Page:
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12 Mar 2008 07:18
Oil prices were close to $109 in Asian trade on Wednesday, underpinned by the United States dollar’s dive to a new low against the euro and supply concerns, dealers said.
In late morning trade, New York’s main contract, light sweet crude for April delivery, traded briefly at $108,90 a barrel, up 15 cents from its record closing high of $108,75 on Tuesday.
At 4am GMT, the contract has eased to $108,64.
New York prices spiked to a new all-time high of $109,72 on Tuesday, putting it to within touching distance of the $110 mark.
London’s Brent North Sea crude for April delivery gained three cents to $105,28 a barrel from its record close of $105,25. The contract traded at a new high of $105,82 on Tuesday.
“The oil market is really soaring to unprecedented heights primarily due to funds and the speculators putting money into oil and other commodities,” said Victor Shum, an analyst with Purvin and Gertz energy consultancy in Singapore.
“Money always looks for better returns,” he said, adding investors who are flush with cash see commodities offering “a hedge against the weakening dollar and inflation.”
The dollar recovered some ground in Asian trading Wednesday, trading at 1,5347 to the euro after sinking to a fresh low of 1,5495 against Tuesday.
With the greenback mired in a slump and Opec refusing to pump more crude despite pressure from the United States, oil prices are likely to continue to trend higher, dealers said.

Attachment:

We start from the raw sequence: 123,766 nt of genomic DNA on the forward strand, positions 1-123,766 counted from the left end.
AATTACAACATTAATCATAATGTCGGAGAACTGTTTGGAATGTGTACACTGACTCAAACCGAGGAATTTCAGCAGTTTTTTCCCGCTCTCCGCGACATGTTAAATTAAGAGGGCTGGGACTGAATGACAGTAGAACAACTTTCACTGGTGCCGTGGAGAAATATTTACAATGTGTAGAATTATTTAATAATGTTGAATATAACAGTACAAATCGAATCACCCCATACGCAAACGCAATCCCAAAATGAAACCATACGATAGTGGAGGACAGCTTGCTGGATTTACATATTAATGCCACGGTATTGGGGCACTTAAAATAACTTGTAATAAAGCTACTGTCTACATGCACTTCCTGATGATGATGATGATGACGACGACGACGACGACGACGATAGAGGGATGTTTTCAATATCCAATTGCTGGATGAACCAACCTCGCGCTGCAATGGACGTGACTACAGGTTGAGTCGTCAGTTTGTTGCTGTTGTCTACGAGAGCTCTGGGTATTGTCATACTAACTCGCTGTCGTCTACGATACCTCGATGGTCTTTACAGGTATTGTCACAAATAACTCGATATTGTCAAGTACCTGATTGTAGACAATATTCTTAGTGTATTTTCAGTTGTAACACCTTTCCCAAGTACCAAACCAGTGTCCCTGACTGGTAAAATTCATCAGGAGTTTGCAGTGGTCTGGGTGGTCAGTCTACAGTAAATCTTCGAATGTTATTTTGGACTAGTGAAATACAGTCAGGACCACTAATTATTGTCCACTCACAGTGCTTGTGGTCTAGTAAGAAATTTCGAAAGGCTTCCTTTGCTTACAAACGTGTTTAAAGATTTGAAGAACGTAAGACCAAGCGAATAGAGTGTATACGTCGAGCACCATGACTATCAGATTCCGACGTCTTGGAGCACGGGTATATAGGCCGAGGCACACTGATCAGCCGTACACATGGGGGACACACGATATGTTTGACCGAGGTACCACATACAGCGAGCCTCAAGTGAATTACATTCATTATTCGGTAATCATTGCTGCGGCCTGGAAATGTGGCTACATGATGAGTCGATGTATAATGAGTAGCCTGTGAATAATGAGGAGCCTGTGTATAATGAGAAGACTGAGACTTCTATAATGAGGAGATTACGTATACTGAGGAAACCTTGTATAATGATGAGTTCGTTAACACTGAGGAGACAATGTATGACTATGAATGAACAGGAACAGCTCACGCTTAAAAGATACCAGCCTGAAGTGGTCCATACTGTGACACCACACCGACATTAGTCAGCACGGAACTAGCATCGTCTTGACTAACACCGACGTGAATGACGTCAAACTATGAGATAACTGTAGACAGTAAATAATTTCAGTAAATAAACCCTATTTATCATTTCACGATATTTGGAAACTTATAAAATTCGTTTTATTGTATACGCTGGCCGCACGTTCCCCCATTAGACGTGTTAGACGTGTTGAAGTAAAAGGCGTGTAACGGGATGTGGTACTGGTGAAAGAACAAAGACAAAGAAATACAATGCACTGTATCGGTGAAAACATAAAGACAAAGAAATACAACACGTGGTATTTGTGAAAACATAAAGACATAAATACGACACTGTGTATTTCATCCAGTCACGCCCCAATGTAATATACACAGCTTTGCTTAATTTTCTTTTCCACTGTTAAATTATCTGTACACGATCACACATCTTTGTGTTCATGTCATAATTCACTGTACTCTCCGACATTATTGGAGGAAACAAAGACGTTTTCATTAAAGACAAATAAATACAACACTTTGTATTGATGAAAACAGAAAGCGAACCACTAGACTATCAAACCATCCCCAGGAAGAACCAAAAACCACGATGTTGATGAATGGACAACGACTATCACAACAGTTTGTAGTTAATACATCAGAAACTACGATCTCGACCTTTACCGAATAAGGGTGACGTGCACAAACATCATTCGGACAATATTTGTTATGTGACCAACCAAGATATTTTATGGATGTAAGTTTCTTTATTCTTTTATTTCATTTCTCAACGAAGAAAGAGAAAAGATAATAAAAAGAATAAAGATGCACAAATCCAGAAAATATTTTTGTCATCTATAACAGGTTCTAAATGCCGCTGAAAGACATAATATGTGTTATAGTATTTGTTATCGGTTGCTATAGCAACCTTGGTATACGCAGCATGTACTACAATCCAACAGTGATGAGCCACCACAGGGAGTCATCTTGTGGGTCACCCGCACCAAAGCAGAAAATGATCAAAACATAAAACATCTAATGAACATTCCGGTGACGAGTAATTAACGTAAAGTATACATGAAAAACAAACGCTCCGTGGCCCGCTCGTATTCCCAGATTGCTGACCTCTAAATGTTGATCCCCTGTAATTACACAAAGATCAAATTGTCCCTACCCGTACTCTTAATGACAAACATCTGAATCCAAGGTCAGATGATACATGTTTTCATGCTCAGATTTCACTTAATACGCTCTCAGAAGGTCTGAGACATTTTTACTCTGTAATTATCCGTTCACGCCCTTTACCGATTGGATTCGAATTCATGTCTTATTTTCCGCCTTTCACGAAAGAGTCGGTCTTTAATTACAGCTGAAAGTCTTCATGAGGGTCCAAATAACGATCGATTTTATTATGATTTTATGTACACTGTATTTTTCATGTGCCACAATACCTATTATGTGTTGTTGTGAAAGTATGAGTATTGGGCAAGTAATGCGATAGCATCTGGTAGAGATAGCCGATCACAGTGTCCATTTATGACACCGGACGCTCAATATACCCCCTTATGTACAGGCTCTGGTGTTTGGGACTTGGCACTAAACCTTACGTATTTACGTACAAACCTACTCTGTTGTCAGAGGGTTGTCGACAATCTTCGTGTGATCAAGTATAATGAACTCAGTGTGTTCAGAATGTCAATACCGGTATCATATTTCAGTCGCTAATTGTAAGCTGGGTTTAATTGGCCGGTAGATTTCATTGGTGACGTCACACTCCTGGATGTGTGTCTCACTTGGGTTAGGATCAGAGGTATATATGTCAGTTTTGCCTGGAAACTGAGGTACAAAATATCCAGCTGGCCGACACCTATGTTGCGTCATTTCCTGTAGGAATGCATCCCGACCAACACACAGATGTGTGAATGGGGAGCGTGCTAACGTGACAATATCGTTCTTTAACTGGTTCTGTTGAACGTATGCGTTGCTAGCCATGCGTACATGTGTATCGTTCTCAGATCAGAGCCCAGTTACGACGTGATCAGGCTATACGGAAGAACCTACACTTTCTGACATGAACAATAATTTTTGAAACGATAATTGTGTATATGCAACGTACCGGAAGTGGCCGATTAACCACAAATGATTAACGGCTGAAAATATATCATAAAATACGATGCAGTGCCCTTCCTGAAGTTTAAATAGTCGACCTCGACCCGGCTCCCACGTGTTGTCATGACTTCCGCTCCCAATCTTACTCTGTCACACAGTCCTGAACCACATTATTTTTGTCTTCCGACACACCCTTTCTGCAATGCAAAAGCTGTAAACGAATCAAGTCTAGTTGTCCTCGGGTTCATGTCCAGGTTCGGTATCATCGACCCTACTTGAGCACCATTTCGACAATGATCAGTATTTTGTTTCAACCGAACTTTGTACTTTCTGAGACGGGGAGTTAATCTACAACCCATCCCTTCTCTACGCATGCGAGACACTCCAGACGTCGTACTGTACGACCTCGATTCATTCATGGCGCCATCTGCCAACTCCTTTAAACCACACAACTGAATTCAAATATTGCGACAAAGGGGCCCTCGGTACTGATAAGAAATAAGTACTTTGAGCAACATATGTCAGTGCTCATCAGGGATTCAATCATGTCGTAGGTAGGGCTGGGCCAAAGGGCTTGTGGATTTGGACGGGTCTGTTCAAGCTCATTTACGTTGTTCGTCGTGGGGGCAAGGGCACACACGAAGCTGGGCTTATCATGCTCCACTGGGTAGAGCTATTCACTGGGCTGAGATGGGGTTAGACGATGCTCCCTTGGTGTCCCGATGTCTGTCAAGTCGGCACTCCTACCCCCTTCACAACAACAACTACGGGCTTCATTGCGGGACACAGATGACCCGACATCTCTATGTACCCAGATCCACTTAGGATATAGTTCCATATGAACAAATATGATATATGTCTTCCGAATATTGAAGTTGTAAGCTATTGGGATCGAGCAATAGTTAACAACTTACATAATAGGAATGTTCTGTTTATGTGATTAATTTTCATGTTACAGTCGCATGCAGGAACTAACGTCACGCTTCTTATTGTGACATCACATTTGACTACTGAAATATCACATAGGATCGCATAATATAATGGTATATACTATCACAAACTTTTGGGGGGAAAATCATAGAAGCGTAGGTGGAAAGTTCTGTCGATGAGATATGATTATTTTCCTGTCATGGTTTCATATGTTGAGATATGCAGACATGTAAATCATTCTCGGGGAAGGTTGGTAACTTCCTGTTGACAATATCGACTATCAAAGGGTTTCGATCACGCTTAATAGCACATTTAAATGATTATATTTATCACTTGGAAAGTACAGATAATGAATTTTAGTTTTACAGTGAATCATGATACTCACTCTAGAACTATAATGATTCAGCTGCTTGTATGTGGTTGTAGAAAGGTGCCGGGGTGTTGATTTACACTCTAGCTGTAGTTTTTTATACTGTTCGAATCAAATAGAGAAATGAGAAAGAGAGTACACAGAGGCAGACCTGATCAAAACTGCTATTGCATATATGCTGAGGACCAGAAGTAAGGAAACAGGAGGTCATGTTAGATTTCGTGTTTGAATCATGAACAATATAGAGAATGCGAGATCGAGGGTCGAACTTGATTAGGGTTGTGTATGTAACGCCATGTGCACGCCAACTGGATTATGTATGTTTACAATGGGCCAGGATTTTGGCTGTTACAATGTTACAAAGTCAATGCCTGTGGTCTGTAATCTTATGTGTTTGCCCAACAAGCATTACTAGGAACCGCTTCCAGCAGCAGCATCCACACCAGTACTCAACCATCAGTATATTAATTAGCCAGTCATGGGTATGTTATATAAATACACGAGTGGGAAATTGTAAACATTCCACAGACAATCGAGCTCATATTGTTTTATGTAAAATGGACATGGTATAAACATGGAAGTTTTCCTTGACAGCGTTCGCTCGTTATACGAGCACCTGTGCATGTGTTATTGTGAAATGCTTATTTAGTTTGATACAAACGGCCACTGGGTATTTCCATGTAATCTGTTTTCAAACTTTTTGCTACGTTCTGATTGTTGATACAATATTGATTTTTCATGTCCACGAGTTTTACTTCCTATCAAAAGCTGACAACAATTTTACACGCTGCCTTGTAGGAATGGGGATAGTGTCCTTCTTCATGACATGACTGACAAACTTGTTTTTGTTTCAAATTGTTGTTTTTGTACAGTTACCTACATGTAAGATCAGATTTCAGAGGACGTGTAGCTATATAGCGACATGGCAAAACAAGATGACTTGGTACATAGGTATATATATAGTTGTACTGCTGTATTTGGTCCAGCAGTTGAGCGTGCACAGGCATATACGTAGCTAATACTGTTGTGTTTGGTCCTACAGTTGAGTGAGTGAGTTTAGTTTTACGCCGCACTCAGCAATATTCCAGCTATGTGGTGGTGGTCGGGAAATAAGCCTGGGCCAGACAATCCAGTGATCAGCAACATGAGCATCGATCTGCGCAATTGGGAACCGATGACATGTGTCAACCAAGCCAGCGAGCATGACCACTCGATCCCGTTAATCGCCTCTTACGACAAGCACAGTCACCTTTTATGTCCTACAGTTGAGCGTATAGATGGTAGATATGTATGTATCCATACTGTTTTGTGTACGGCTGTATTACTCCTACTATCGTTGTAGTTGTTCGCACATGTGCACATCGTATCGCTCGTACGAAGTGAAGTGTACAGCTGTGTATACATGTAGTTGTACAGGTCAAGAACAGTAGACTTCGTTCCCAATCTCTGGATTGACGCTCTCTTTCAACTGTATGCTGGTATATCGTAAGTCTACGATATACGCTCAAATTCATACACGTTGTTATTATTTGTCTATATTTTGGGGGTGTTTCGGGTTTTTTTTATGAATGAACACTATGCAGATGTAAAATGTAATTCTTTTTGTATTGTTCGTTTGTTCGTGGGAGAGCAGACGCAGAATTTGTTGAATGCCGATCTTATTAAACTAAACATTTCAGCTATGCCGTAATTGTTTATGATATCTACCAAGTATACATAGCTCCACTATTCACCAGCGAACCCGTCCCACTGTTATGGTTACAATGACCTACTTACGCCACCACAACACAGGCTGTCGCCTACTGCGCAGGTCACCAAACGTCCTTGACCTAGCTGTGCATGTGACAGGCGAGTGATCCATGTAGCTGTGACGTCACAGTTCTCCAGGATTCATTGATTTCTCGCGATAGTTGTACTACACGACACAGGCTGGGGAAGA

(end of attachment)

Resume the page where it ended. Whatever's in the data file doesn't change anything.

“At the moment, there doesn’t seem to be anything that is holding it back,” said Gerard Burg, minerals and energy economist at National Australia Bank in Melbourne.
“The fundamental position of the market remains pretty sound,” he said.
Prices have blazed a record-breaking trail in recent weeks, smashing through $107 and $108 in New York on Monday.
“Currently, concerns over a weakening US economy are leading investors to find a haven in commodities as the dollar weakens on expectations of further cuts in US interest rates,” energy consultancy John Hall Associates said.
“This is outweighing the impact of fundamentals” of supply and demand, they added.
The Paris-based International Energy Agency also warned that high prices would likely be a reality for some time to come.
“We are in an era of higher oil prices,” the IEA said in a monthly market report.
Opec’s decision to keep its production quotas at current levels despite pressure from the world’s biggest energy user, the United States, is also lending support to market, dealers said.
The Organisation of the Petroleum Exporting Countries decided at a policy meeting last week to keep its daily output target of 29,67-million barrels despite calls by US President George Bush for it to review boosting output.
Opec, which produces 40% of the world’s crude, blamed the high cost of oil on speculative buying as investors seek hedges against a weakening dollar and rising inflationary pressures.
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